"Websites are becoming more prevalent these days. They need to create a favorable first impression on the users during initial exposure. After allocating their attention to stimuli, users form a cognitive representation of the visual information leading to first impression. Hence, first impression is important to evaluate the effectiveness of a website. This research tries to examine the amount of exposure time needed to form first impression; identify the web design factors that influence the formation of users' first impression; study the emotional responses of users on website design; and finally understand the relationship between first impression and eye movement.
Eye movements on displays indicate spatial focus of attention. Eye tracking can provide fixation points where users focus their attention on stimuli. In this study eye tracking has been used to study users' first impression on website design. The study was conducted in two phases. In the first phase, participants were presented with the stimuli of twenty five university websites' screen shots of home pages on the eye tracker with no time restrain and asked to move on to the next stimuli when they feel that they have formed their initial impression of the website. On viewing each homepage, participants were asked to rate the page on their first impressions and emotional response. In the second phase, users were shown their gaze plots from the eye tracker device for the previous stimuli viewed, followed by a short interview. Twenty students from a mid west university were recruited to participate in the experiment.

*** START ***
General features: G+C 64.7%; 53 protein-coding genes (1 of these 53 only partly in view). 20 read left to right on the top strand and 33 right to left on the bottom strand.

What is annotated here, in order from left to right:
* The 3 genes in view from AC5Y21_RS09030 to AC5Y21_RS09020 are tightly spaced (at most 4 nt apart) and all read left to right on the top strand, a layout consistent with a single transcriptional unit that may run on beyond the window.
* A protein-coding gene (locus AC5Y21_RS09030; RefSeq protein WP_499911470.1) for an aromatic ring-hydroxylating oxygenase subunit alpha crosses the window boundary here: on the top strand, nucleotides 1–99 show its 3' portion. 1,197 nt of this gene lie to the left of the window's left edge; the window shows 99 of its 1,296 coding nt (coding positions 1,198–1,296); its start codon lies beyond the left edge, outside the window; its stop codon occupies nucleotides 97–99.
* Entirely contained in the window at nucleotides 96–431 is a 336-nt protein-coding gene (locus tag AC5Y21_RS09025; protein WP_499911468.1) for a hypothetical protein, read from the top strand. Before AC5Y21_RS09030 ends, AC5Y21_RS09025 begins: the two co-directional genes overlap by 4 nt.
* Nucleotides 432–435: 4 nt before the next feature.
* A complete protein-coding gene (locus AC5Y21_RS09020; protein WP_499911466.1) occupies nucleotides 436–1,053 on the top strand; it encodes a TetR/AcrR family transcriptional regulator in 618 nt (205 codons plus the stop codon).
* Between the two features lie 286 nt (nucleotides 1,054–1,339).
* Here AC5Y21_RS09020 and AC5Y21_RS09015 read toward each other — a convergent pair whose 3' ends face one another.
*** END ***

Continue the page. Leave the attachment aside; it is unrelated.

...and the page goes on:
Quantitative analysis was performed on the various fixation data extracted from the eye tracker as well as on the data collected from survey. Open coding was performed on the qualitative data obtained from the interview. The results show that first impressions are formed within 180ms after allocating their attention to stimuli. The qualitative analysis identified various issues with the website design and also revealed a number of ways in which the website design can be improved that affects impression"--Abstract, page iii.
Murray, Susan L.
Hall, Richard H.
Business and Information Technology
M.S. in Information Science and Technology
Missouri University of Science and Technology
viii, 50 pages
© Sirjana Dahal
Thesis - Open Access
Library of Congress Subject Headings
Eye -- Movements -- Psychological aspects
First impression (Psychology)
Human-computer interaction -- Case studies
Web sites -- Design
Print OCLC #
Electronic OCLC #
Link to Catalog Recordhttp://laurel.lso.missouri.edu/record=b8620491~S5
Dahal, Sirjana, "Eyes don't lie: understanding users' first impressions on website design using eye tracking" (2011). Masters Theses. Paper 5128.